Take a moment while you are running to appreciate how the body moves, absorbs and dissipates load and how our imbalances (in this case hip stabilizer strength) can affect our movement and the activities we enjoy.

Stronger than ever

Chelsea White, BSc, C.A.T (c)

Certified Athletic Therapist

Advantage Conditioning

Advantage Conditioning

Advantage Conditioning

Plantar Fasciitis- What is it & How do I fix it?

The plantar fascia, is a sheet of connective tissue that spans the underside of your foot, from the heel to the ball of the foot. During running, walking and jumping, your calves pull up on your Achilles tendon, which transmits force through the heel and plantar fascia to the ball of your foot, propelling you forward. Structurally, this fascia helps support the arches of the foot and is often the last line of defense when that inner arch beings to fall.

Plantar Fasciitis, is injury to this connective tissue and often feels like a sharp/ burning pain where the inner arch meets the heel. The pain is usually worse after long periods of sitting or during the first steps of the morning but can also become very achy during and after long bouts of time on your feet.

Why does my arch hurt?

The main causes are poor footwear (unsupported arch), sudden increase in impact or mileage, sudden gain in body weight, and chronically tight calves. Other factors include tight glutes, tight hip flexors, lack of pelvic stability, and lack of big toe extension, which will alter the mechanics at the foot. Basically, poor movement pattern or increases in load or force through the arch will tax the tissue and may injure the supportive fascia.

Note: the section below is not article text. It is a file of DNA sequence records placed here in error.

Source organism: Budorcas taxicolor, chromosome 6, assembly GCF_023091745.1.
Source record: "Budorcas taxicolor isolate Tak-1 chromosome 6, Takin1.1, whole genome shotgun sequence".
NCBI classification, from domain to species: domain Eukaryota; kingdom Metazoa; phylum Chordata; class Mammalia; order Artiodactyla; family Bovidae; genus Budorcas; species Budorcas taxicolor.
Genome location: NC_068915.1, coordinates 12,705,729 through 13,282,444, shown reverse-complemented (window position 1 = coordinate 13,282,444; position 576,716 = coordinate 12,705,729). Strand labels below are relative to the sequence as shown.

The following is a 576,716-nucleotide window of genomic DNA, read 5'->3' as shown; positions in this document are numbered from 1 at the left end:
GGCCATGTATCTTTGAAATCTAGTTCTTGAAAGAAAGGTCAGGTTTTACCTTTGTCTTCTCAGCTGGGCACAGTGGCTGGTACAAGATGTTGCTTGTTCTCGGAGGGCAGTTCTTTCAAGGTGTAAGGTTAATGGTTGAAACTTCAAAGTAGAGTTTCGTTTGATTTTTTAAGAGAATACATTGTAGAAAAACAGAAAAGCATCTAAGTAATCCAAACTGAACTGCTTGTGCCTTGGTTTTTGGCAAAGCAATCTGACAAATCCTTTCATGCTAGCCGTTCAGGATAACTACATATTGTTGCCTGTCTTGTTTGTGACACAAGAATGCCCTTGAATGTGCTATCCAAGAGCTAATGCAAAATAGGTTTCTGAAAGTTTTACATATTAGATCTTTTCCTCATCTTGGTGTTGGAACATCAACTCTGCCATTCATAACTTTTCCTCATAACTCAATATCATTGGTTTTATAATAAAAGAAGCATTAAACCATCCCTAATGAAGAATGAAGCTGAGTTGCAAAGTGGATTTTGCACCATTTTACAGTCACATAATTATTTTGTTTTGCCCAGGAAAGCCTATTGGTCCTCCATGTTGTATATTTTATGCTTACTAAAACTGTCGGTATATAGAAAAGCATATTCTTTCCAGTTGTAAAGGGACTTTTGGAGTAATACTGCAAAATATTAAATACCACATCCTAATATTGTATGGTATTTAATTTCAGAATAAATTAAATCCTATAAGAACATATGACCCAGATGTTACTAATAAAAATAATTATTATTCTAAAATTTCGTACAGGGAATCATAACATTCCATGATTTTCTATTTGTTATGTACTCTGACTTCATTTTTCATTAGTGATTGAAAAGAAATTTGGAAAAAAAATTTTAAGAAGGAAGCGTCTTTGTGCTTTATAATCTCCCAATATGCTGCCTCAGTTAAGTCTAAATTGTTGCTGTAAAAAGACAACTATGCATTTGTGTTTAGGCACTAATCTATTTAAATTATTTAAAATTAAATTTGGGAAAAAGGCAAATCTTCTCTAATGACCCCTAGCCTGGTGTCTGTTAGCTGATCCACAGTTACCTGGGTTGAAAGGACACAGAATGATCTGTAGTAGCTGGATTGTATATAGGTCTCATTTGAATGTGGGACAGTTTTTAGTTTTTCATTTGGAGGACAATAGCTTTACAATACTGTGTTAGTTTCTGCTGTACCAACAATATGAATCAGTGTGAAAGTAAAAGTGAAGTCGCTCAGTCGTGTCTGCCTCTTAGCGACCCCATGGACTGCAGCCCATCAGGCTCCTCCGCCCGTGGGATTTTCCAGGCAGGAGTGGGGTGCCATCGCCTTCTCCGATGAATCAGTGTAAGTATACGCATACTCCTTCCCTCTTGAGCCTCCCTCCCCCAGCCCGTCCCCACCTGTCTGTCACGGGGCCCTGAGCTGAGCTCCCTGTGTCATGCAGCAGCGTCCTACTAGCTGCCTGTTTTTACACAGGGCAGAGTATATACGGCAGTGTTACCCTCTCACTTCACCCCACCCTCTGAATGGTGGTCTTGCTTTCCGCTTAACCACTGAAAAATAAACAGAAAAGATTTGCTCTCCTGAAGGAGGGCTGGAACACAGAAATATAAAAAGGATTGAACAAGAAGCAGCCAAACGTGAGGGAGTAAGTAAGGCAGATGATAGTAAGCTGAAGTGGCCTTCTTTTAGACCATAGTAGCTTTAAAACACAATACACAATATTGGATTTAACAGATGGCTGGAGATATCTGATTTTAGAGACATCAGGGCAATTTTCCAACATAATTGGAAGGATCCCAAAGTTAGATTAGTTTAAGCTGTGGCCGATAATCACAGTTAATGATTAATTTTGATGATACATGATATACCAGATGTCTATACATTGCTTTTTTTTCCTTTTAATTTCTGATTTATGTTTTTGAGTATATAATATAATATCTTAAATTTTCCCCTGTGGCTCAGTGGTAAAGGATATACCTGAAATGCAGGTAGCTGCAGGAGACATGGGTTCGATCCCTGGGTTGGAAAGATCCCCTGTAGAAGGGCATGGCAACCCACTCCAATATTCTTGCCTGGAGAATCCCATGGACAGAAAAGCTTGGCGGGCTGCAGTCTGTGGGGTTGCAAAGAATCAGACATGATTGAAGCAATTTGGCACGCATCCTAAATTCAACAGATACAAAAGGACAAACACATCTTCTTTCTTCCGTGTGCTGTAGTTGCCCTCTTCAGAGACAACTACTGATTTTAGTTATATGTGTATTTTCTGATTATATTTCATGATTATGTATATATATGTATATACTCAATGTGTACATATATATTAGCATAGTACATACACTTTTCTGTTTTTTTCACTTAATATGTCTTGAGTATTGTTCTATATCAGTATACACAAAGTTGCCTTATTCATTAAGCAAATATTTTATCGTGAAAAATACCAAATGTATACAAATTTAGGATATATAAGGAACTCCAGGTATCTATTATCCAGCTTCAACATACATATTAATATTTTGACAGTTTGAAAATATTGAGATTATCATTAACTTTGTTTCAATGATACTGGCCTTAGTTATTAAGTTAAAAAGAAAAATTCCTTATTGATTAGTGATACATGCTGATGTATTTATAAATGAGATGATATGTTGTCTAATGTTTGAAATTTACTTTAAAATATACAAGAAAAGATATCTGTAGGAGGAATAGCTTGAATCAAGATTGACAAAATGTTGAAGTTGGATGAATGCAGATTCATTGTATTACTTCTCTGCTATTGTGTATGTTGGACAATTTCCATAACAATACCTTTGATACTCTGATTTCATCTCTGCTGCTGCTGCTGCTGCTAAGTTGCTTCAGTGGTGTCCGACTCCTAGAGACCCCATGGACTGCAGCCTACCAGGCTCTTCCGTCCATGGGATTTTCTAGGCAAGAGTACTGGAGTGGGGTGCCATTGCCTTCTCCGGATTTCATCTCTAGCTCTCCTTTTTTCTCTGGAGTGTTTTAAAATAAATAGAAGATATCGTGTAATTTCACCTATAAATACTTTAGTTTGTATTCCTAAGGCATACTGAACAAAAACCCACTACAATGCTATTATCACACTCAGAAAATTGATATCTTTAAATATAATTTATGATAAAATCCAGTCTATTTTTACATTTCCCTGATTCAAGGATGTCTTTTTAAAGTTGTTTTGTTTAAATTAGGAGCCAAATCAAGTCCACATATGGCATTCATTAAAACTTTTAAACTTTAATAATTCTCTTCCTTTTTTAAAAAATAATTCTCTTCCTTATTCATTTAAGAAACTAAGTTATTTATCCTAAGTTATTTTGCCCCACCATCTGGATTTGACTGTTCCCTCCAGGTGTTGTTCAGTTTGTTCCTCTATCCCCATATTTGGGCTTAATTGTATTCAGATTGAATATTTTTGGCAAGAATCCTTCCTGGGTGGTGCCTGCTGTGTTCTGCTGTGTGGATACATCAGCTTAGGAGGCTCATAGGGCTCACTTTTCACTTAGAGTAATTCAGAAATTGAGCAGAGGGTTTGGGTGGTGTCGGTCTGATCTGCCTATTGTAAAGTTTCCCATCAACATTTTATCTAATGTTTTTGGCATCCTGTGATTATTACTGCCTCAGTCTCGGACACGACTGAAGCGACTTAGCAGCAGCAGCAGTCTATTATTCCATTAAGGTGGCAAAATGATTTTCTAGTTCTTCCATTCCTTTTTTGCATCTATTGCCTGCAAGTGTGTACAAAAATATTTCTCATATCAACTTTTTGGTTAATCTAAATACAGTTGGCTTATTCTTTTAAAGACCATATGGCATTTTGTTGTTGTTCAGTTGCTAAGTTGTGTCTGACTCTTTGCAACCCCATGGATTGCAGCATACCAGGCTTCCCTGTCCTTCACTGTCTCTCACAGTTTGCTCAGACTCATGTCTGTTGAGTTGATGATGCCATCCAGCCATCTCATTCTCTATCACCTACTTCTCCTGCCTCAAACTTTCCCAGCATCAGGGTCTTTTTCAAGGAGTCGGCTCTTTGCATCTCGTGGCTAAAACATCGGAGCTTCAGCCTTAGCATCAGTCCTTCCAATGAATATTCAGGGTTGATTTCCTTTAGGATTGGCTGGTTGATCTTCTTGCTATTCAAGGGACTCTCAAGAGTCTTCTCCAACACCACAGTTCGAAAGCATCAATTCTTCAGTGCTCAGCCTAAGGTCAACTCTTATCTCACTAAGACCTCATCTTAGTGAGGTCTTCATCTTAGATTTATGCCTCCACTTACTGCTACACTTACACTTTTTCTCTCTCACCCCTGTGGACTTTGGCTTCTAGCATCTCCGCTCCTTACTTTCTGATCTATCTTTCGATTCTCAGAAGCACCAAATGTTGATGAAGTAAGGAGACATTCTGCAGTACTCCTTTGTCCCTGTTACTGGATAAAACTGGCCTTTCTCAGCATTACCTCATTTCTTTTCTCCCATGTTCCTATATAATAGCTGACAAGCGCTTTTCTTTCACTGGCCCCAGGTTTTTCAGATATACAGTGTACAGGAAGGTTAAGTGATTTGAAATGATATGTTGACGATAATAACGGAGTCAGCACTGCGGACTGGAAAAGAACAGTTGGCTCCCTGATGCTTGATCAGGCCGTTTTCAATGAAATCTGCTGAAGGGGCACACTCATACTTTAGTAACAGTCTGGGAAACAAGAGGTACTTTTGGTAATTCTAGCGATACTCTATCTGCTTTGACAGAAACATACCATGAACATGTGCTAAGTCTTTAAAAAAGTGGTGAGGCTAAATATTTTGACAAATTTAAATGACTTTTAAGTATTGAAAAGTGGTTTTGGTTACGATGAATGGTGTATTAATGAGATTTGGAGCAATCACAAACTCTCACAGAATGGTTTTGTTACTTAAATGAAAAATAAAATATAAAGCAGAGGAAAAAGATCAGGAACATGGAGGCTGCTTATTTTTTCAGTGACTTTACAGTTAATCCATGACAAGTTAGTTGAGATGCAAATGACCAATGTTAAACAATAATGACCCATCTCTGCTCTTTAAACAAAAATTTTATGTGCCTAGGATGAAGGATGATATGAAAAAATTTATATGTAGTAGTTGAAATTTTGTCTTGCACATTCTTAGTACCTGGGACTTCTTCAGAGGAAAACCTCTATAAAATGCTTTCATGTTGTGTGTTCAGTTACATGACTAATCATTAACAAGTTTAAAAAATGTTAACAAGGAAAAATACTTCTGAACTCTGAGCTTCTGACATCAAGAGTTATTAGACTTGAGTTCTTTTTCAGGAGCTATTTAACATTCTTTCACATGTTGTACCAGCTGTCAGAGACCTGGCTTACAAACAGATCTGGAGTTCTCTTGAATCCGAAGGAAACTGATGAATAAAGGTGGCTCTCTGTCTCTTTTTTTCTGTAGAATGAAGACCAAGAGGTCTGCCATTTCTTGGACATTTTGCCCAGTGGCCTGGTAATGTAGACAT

How do I fix it?

If you can, start with prevention; choose footwear that keeps your ankle in a neutral position, make gradual changes to your running program and running surface, stretch those calves, and remember to cross-train with low impact and lateral movement! Sometimes we cannot get ahead of an injury and now we’re in management/ healing mode, so here are a few things you can do:

  • Find neutral: Choose footwear that keeps your ankle in a neutral position. Adding an arch support tape job can also help keep you moving pain-free!
  • Stretch your calves everyday: Hold 30 seconds x 3 sets in a row
    (repeat with a straight knee and with a bent knee)
  • Warm-up: After long periods of sitting or before getting up in the morning, do 20 toe crunches to warm-up that arch.
  • Pain management: A frozen water bottle under the foot can help numb the area and manage pain. Try to avoid pushing the foot against the bottle and grinding the already compromised tissue.
  • Promote healing: Using a tennis ball, compress and release the ball of the foot at the inside, outside and heel. Repeat 10 times at each spot using a pain-free pressure. This promotes circulation and healing while avoiding creating more length in a tissue that is already too long and chronically strained. “How To” video link!
  • Seek help: Plantar fasciitis is often caused by more than one reason. If none of the above seems to be working, then it’s time to contact a rehab professional like a Physiotherapist or Athletic Therapist to get to the root of the problem!

– Nikki Smith, Certified Athletic Therapist
Revolutionrehab.ca